Analyses of the genomic regions exhibiting differentially increased or decreased MORC1 binding following P. syringae pv. tomato infection indicated that they were strongly associated with TEs dispersed over the entire genome (Fig. 8A). This finding, combined with the discovery that cryptic TEs are present in most of the gene-associated dDHSs exhibiting increased MORC1 binding after P. syringae pv. tomato infection, suggests that MORC1 may regulate gene expression by binding the super structure associated with TEs or TE-like sequences. A long list of studies also have suggested a link between TEs and gene regulation. In humans, TEs and repeat DNAs (Feschotte 2008) are associated with cell-specific transcription (Thurman et al. 2012). Furthermore, a substantial portion of regulatory elements in the promoters of human and plant genes are derived from TEs or pseudo or former TEs (Girard and Freeling 1999; Jordan et al. 2003; Martienssen et al. 1990). In Arabidopsis, TE density is enriched in the approximately 2 kb upstream of the TSS and near the 3′ end of genes whose induction by SA or P. syringae pv. tomato treatment is associated with the appearance of differentially methylated regions (Dowen et al. 2012). Analysis of these P. syringae pv. tomato– or SA-inducible genes containing differentially methylated regions revealed that many exhibit functions associated with plant immunity. A recent study also indicated that DNA demethylation of TEs is important for the activation of some defense genes (Le et al. 2014). Our finding that P. syringae pv. tomato–induced TE-dDHSs are associated with a wide range of defense genes further argues that TEs are important regulatory elements for controlling transcription and that their modulation by RdDM components, including MORC1, plays an important role in the activation of defense responses after pathogen attack.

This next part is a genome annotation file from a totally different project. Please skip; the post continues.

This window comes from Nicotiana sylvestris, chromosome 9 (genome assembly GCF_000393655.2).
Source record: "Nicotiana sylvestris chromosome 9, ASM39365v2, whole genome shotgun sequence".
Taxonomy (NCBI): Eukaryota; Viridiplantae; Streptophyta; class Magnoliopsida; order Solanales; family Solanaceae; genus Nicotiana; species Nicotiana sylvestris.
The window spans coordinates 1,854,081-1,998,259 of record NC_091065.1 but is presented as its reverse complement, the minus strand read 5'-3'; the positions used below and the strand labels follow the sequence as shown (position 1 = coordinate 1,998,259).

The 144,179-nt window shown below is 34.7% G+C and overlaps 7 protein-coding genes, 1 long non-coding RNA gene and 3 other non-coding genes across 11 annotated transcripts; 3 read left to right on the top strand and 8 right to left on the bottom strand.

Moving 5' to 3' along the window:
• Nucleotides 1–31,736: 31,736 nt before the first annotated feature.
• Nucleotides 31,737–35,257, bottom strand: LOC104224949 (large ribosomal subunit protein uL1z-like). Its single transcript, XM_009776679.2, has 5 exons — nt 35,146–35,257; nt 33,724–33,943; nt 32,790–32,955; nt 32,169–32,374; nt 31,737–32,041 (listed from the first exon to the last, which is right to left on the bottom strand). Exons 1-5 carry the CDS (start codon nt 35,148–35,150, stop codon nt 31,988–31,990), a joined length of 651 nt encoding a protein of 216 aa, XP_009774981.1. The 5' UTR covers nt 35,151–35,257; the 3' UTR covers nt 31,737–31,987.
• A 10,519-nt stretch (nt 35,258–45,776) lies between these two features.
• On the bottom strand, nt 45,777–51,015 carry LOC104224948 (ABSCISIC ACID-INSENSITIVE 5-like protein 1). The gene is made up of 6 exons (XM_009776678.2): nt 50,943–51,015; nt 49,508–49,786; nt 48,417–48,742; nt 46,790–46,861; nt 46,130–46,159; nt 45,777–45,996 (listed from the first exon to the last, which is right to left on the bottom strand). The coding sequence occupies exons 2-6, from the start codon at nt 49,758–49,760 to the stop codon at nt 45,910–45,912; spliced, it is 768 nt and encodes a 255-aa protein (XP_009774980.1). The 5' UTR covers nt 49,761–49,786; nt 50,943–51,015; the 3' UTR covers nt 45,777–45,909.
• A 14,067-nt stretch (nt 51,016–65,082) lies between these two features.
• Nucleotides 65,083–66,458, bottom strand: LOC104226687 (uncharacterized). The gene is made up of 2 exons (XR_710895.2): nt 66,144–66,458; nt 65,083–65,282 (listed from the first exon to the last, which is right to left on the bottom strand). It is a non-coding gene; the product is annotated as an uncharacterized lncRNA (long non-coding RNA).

In summary, we demonstrate that P. syringae pv. tomato infection primarily suppresses MORC1 binding at dDHSs associated with heterochromatic TEs but enhances its binding at infection-induced dDHSs in genes and TEs. These results, combined with MORC1’s previously demonstrated involvement in heterochromatin condensation and gene silencing (Brabbs et al. 2013; Lorković et al. 2012; Moissiard et al. 2012), and our finding that defense gene expression is attenuated in the morc1/2 mutant, suggest that MORC1 plays important roles in both gene silencing and gene induction. We propose that MORC1 mediates these divergent effects via its interaction with different chromatin-binding proteins. In this scenario, the P. syringae pv. tomato–induced loss of MORC1 at heterochromatic TEs would disrupt a complex involved in gene silencing, thereby leading to activation of TE expression after pathogen infection. By contrast, the P. syringae pv. tomato–induced addition of MORC1 to a protein complex present at TEs would temporarily relieve silencing, thereby promoting robust expression of proximal genes. In support of this model, growing evidence suggests that epigenetic regulation is often context specific (Sarris et al. 2014). For instance, enhancer of Zeste 2 homolog (EZH2), which is a core enzymatic subunit of the polycomb repressive complex 2 (PRC2) in human cells, exerts opposing effects on gene expression. As a part of PRC2, EZH2 is involved in silencing a wide range of genes; however, when EZH2 is posttranslationally modified, it functions as a coactivator for androgen receptor–target genes (Xu et al. 2012). Further characterization of MORC1’s interacting proteins, including epigenetic factors such as DMS3 (Lorković et al. 2012), SUVH9, and SUVH2 (Liu et al. 2014), will likely provide important insights into the mechanisms through which MORC1 impacts gene silencing, defense gene induction, and plant immunity.